3. SHOE ON THE OTHER FOOT
4. WHILE MY GUITAR GENTLY WEEPS
That Healey is fascinating to watch is a given, as with any wonderfully gifted musician able to perform with such an eccentric style. I'm not terribly familiar with their studio release but from what I've read and see here is that this is a band that should to be seen in order to fully appreciate their smoking, bluesy music; as with many acts, their dynamic sytle is far better suited to a stage than a studio release. Healey, bass player Joe Rockman, guitarist Pat Rush and drummer Tom Stephen sound is raucous; Jeff has a rowdy, laid back personality and both addresses and wins over the audience with ease. They are a confident band, having opened the Rolling Stones, Ringo Starr, Bob Dylan, ZZ Top, Little Feat and Bon Jovi on tours prior to this. Along with their most notable hit, the John Haitt song "Angel Eyes" and self-penned songs like "I Can't Get My Hands On You" are a number of cover tunes performed here, George Harrison's "While My Guitar Gently Weeps"- George guested on Healey's second album- and an old Steeler's Wheel gem, "Stuck In The Middle With You" both playing well to the crowd. The Door's "Roadhouse Blues" was a no-brainer, a song the band played in the "Road House"; Robert Johnson's "Stop Breakin' Down". Finishing the 1999 Montreux concert is a particularly rowdy, zesty take on an old blues classic, Willie Dixon's "Hoochie Coochie Man". When it comes to boogie and blues, Healey and company know what they're doing and then some, having loads of talent and proficiency; they seem able to take material that might be tame in another artists' catalog and turn it into a loud, rocking powerhouse. Top notch beer drinking music, this.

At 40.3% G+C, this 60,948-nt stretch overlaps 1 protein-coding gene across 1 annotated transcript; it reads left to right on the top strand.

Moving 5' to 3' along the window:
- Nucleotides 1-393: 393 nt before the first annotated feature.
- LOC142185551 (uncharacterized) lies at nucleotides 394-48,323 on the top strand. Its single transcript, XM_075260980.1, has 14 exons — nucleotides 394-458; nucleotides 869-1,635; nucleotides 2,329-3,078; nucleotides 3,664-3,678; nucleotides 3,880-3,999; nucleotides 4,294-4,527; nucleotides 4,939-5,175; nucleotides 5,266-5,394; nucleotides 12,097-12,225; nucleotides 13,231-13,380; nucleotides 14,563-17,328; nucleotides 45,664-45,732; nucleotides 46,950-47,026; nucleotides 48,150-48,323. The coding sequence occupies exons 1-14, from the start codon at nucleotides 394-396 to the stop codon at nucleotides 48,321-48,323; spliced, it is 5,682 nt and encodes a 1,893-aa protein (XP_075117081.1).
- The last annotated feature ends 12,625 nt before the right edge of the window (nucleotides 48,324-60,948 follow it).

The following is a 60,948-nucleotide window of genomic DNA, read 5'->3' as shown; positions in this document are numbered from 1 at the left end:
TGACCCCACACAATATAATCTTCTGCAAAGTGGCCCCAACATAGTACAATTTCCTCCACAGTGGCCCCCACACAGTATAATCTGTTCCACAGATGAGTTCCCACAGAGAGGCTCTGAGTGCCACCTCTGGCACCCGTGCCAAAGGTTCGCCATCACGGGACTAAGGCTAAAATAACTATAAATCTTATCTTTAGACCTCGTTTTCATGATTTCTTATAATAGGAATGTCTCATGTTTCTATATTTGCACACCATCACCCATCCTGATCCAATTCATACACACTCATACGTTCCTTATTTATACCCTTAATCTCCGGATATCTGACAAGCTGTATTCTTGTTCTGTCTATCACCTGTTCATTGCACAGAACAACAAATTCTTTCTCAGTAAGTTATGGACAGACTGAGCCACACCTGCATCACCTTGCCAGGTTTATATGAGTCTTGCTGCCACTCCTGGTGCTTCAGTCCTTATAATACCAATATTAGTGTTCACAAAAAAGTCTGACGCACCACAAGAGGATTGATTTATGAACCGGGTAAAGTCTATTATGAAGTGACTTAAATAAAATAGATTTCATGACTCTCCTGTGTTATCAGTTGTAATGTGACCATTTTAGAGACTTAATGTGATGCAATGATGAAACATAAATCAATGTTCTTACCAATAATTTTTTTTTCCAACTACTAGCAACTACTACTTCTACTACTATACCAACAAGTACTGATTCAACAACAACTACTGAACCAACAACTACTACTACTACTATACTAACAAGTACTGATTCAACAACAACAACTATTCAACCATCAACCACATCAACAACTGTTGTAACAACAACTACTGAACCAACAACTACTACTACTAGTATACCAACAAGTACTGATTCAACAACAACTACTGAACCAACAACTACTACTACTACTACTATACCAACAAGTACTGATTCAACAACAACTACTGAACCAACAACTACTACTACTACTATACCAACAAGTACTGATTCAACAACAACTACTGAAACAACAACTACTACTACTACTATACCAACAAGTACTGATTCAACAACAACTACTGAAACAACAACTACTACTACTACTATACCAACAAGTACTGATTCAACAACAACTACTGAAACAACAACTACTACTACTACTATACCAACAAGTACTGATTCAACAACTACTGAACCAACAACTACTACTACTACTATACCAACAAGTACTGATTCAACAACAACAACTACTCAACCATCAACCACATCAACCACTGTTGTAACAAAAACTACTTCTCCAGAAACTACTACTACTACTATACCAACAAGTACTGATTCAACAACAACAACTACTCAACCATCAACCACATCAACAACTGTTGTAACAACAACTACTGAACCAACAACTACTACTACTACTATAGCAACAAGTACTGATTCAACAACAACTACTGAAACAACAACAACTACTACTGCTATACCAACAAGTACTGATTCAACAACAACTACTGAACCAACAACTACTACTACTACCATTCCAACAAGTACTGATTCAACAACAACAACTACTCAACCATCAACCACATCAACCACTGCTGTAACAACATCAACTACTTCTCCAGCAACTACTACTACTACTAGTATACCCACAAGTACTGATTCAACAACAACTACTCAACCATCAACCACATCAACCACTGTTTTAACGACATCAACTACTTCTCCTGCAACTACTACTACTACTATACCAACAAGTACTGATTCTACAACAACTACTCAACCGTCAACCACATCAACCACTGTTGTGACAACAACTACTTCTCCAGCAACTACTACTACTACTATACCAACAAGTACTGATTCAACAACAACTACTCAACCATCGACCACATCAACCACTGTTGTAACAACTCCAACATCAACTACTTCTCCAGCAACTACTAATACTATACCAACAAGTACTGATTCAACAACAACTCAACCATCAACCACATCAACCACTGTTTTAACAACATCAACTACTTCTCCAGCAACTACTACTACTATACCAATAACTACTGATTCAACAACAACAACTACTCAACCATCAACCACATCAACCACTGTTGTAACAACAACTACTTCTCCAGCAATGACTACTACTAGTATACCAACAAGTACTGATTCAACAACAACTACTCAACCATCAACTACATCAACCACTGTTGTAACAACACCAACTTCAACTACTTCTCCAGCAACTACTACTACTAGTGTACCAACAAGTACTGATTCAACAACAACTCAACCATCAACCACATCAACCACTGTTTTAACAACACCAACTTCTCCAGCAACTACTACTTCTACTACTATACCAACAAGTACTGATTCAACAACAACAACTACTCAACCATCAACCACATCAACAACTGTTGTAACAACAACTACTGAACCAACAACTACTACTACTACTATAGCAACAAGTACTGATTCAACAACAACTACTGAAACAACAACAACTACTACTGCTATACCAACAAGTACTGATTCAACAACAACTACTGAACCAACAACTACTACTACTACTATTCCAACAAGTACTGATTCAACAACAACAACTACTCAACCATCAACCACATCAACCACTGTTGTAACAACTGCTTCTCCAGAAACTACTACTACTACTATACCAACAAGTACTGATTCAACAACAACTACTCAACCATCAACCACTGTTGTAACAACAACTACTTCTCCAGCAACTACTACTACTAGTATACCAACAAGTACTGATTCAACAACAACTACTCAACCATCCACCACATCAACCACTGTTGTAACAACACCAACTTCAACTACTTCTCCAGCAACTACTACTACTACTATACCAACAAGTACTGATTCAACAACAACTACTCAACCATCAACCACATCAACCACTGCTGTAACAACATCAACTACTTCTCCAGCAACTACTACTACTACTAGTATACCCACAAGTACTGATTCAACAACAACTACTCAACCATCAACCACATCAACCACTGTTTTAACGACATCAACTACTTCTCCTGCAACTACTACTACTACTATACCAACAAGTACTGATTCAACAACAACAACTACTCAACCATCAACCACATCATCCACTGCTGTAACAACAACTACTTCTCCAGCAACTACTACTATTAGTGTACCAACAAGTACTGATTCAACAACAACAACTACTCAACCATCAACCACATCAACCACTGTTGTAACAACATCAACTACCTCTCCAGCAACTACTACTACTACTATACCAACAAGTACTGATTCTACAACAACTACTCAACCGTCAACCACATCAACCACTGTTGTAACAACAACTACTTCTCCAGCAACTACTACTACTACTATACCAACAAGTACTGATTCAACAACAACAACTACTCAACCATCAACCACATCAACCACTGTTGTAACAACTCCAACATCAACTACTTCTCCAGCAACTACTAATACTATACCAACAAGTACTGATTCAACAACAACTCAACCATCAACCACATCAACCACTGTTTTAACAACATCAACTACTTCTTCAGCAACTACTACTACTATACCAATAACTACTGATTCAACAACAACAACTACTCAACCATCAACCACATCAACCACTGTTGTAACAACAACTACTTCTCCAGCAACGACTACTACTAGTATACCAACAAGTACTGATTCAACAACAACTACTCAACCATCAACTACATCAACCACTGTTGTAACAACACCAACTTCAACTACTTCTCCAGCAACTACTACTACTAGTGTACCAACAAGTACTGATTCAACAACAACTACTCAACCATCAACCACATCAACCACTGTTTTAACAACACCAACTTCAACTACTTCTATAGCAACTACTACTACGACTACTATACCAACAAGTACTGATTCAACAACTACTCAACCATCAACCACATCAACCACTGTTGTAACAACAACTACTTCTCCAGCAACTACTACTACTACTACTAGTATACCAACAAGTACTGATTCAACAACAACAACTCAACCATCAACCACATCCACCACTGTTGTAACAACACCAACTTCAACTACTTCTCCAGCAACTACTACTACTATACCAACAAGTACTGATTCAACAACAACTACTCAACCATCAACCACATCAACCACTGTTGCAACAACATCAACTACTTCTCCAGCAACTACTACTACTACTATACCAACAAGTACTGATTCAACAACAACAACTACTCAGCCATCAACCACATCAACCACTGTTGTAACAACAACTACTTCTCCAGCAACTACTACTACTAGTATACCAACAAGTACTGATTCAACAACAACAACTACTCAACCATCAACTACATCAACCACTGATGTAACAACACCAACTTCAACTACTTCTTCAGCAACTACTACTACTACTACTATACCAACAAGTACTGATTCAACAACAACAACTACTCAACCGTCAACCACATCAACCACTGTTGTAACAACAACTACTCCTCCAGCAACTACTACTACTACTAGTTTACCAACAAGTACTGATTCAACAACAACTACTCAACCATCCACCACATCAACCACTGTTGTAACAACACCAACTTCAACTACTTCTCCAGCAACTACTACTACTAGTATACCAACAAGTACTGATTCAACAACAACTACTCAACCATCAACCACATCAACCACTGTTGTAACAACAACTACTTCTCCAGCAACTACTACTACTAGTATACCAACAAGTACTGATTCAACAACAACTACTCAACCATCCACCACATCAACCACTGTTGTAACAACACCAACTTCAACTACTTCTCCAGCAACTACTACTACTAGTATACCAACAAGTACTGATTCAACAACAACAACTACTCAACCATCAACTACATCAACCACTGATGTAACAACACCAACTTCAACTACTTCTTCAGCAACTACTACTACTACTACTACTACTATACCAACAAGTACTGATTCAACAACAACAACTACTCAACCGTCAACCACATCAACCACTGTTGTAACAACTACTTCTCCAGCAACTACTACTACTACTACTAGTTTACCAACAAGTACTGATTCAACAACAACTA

Aspect ratio here is 1.33:1 fullscreen. This is actually one of the better looking Eagle Rock/Montreux shows I've watch thus far, probably because of the fact that it was filmed in 1999. Colors are clear and clean, blacks look deep and solid, and sharpness is very good. Why it is a fullscreen offering I have no idea, but the picture quality is excellent on the whole.
The choices of audio tracks here are Dolby Digital 5.1, DTS Surround Sound and PCM Stereo. Both the DD and DTS tracks are very listenable, crisp and loud with an excellent high end and a good degree of immersion.
Besides the extra tracks from the band's 1997 Montreux appearance is another wonderful extra for concert DVDs to employ; an additional audio disc with 12 of the 14 tracks from the two performances.
The Jeff Healey Band seems to be one that will always have high appeal to the rock and blues fans, but probably not achieve megastar status on the charts. Regardless, they are a great band to hear and see perform live, and this is one of the few discs available with which one can watch them strut their stuff. Great concert, a solid DVD in both the audio and video areas, and a fine extra, an audio CD for music fans to enjoy away from their TVs as well as in front of them. Healey fans should really appreciate this audio/video set, as well as the low MSRP. Recommended.